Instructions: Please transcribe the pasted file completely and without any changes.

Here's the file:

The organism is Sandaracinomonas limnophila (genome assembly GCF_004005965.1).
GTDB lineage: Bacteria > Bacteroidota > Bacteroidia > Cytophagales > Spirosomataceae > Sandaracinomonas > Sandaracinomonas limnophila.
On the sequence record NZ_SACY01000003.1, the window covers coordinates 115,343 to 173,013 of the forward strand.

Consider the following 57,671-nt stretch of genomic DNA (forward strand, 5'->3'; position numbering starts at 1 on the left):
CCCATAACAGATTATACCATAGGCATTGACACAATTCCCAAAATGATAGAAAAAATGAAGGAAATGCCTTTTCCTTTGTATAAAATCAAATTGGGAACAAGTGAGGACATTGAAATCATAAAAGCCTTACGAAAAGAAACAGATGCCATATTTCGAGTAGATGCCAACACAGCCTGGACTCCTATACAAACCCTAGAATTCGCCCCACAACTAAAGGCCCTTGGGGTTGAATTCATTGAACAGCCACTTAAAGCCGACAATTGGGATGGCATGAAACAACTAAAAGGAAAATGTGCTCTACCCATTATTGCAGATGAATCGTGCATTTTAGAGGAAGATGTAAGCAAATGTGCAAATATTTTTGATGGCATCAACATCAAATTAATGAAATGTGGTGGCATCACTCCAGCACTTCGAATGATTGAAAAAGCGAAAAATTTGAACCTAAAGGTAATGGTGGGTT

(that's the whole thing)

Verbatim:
The organism is Sandaracinomonas limnophila (genome assembly GCF_004005965.1).
GTDB lineage: Bacteria > Bacteroidota > Bacteroidia > Cytophagales > Spirosomataceae > Sandaracinomonas > Sandaracinomonas limnophila.
On the sequence record NZ_SACY01000003.1, the window covers coordinates 115,343 to 173,013 of the forward strand.

Consider the following 57,671-nt stretch of genomic DNA (forward strand, 5'->3'; position numbering starts at 1 on the left):
CCCATAACAGATTATACCATAGGCATTGACACAATTCCCAAAATGATAGAAAAAATGAAGGAAATGCCTTTTCCTTTGTATAAAATCAAATTGGGAACAAGTGAGGACATTGAAATCATAAAAGCCTTACGAAAAGAAACAGATGCCATATTTCGAGTAGATGCCAACACAGCCTGGACTCCTATACAAACCCTAGAATTCGCCCCACAACTAAAGGCCCTTGGGGTTGAATTCATTGAACAGCCACTTAAAGCCGACAATTGGGATGGCATGAAACAACTAAAAGGAAAATGTGCTCTACCCATTATTGCAGATGAATCGTGCATTTTAGAGGAAGATGTAAGCAAATGTGCAAATATTTTTGATGGCATCAACATCAAATTAATGAAATGTGGTGGCATCACTCCAGCACTTCGAATGATTGAAAAAGCGAAAAATTTGAACCTAAAGGTAATGGTGGGTT